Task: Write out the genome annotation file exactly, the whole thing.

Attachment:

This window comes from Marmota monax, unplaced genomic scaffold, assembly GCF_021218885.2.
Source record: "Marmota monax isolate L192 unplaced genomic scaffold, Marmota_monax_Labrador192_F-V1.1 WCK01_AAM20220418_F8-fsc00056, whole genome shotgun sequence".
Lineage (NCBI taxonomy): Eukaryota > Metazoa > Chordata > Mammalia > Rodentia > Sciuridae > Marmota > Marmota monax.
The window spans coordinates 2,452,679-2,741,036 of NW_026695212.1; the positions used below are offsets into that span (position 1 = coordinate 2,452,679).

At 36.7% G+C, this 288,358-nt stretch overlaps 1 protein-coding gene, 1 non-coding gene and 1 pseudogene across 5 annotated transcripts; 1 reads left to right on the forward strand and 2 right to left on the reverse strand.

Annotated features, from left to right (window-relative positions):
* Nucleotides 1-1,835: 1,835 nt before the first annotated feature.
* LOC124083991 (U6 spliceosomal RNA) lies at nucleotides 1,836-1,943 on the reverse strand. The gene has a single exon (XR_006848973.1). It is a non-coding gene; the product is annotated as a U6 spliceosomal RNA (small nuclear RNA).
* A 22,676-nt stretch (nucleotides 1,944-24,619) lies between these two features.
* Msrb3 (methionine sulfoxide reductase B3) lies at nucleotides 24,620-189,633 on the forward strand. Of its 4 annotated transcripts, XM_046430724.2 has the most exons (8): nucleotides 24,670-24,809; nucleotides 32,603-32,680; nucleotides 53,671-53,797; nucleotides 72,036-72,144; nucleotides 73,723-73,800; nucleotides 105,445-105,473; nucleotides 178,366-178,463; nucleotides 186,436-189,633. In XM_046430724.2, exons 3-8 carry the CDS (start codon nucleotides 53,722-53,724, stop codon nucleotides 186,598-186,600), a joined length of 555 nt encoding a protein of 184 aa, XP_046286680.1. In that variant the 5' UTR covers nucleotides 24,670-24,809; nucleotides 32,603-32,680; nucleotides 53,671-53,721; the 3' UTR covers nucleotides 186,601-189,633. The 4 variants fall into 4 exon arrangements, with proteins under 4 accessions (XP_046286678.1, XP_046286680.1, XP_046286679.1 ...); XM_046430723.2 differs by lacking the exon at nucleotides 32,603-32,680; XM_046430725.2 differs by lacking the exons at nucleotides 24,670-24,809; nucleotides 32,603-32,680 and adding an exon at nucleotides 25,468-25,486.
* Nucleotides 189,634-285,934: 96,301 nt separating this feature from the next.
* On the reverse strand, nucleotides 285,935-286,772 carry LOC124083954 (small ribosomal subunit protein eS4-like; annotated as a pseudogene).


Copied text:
This window comes from Marmota monax, unplaced genomic scaffold, assembly GCF_021218885.2.
Source record: "Marmota monax isolate L192 unplaced genomic scaffold, Marmota_monax_Labrador192_F-V1.1 WCK01_AAM20220418_F8-fsc00056, whole genome shotgun sequence".
Lineage (NCBI taxonomy): Eukaryota > Metazoa > Chordata > Mammalia > Rodentia > Sciuridae > Marmota > Marmota monax.
The window spans coordinates 2,452,679-2,741,036 of NW_026695212.1; the positions used below are offsets into that span (position 1 = coordinate 2,452,679).

At 36.7% G+C, this 288,358-nt stretch overlaps 1 protein-coding gene, 1 non-coding gene and 1 pseudogene across 5 annotated transcripts; 1 reads left to right on the forward strand and 2 right to left on the reverse strand.

Annotated features, from left to right (window-relative positions):
* Nucleotides 1-1,835: 1,835 nt before the first annotated feature.
* LOC124083991 (U6 spliceosomal RNA) lies at nucleotides 1,836-1,943 on the reverse strand. The gene has a single exon (XR_006848973.1). It is a non-coding gene; the product is annotated as a U6 spliceosomal RNA (small nuclear RNA).
* A 22,676-nt stretch (nucleotides 1,944-24,619) lies between these two features.
* Msrb3 (methionine sulfoxide reductase B3) lies at nucleotides 24,620-189,633 on the forward strand. Of its 4 annotated transcripts, XM_046430724.2 has the most exons (8): nucleotides 24,670-24,809; nucleotides 32,603-32,680; nucleotides 53,671-53,797; nucleotides 72,036-72,144; nucleotides 73,723-73,800; nucleotides 105,445-105,473; nucleotides 178,366-178,463; nucleotides 186,436-189,633. In XM_046430724.2, exons 3-8 carry the CDS (start codon nucleotides 53,722-53,724, stop codon nucleotides 186,598-186,600), a joined length of 555 nt encoding a protein of 184 aa, XP_046286680.1. In that variant the 5' UTR covers nucleotides 24,670-24,809; nucleotides 32,603-32,680; nucleotides 53,671-53,721; the 3' UTR covers nucleotides 186,601-189,633. The 4 variants fall into 4 exon arrangements, with proteins under 4 accessions (XP_046286678.1, XP_046286680.1, XP_046286679.1 ...); XM_046430723.2 differs by lacking the exon at nucleotides 32,603-32,680; XM_046430725.2 differs by lacking the exons at nucleotides 24,670-24,809; nucleotides 32,603-32,680 and adding an exon at nucleotides 25,468-25,486.
* Nucleotides 189,634-285,934: 96,301 nt separating this feature from the next.
* On the reverse strand, nucleotides 285,935-286,772 carry LOC124083954 (small ribosomal subunit protein eS4-like; annotated as a pseudogene).